#6: SPOTLIGHT (dir. Tom McCarthy)
A journalistic procedural as dense and talkative as this one requires utmost attention, but McCarthy rewards that attention with rich dramatic payoffs and a superb collective performance by a cast that's greater than the sum of its parts.
It's also a sobering reminder of the power of the press, which bears consideration in an age when the media strives more often for traffic than for truth.

#5: STEVE JOBS (dir. Danny Boyle)
The verbosity of Aaron Sorkin's authorial voice and the fervour of Boyle's visual punctuation prove a winning tandem. Together with a stellar cast orbiting the Oscar-worthy Michael Fassbender, they shatter the dusty biopic mold through an artful interpretation of Jobs' life and work (and the tenuous relationships therein). Character studies as witty and perceptive as this are rare beasts.

#4: SON OF SAUL (dir. László Nemes)
Can a true masterpiece come from a first-time feature director? Nemes makes a strong case with this incredible subjective study of the concentration camp experience, made all the more horrifying for the peripheral focus in his lens and on his soundtrack. Visceral and brutally poetic, it could challenge Schindler's List as the penultimate Holocaust drama; Difficult but essential viewing.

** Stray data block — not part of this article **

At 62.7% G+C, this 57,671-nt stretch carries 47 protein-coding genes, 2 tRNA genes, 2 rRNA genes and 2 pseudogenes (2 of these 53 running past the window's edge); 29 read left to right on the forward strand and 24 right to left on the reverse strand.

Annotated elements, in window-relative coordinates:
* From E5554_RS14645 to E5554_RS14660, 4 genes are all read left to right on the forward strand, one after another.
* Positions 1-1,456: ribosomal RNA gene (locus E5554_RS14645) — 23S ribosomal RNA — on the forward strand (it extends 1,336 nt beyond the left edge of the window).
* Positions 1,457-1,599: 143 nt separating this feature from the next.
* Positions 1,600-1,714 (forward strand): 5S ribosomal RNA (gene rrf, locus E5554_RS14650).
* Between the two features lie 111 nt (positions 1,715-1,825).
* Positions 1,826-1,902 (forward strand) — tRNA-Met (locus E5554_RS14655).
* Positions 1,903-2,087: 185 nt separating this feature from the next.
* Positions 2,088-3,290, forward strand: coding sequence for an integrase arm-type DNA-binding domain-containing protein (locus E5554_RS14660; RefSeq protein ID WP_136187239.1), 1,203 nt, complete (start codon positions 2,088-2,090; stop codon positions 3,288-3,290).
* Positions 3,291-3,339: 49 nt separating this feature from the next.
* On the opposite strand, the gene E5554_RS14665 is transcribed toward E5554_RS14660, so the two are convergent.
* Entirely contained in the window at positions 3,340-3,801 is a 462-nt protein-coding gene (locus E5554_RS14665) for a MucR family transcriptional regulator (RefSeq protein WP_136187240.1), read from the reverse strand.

#3: CAROL (dir. Todd Haynes)
The emotion is powerful but never overstated in Hayne's exquisitely shot, elegantly penned period romance, wherein furtive glances, gentle touches, and musical swells speak volumes for characters whose true thoughts and feelings are rarely spoken aloud. Cate Blanchett and Rooney Mara stir a quiet, tactile passion that makes them a screen couple for the ages.

#2: MAD MAX: FURY ROAD (dir. George Miller)
Miller's singular, post-apocalyptic action opus is surely the year's most unlikely masterpiece; A face-melting marvel of craft, and a furious feminist war cry.
The bombast is at first overwhelming (by design, of course), but multiple viewings allow the thematic notes to be heard over the beautifully orchestrated pandemonium. Sit back, buckle up, and revel in its glorious madness.

#1: INSIDE OUT (dir. Pete Docter)
In truth, Pixar has executed this formula with more finesse before, but the culminating effect here is transcendent, its finest moments surpassing the studio's most flawless past efforts. This wonderful invention of cinema does more than simply make you laugh and cry – It blithely examines the human condition, finding profound truths in a candy-coloured world of pure imagination.

Congratulations to all of my top twenty movies, but especially my top five, the Best Picture nominees for my own personal awards. Winners in all the other categories will be unveiled Friday.


  1. Praise for Inside Out - also my #1 film of the year! How the Academy managed to ignore it in Best Picture is a question that will haunt me until the day I die.

  2. Nice top 10!
    (Room is my #10, Inside Out is my #7, Mad Max: Fury Road is my #3, Steve Jobs is my #2, and Sicario is my #1.)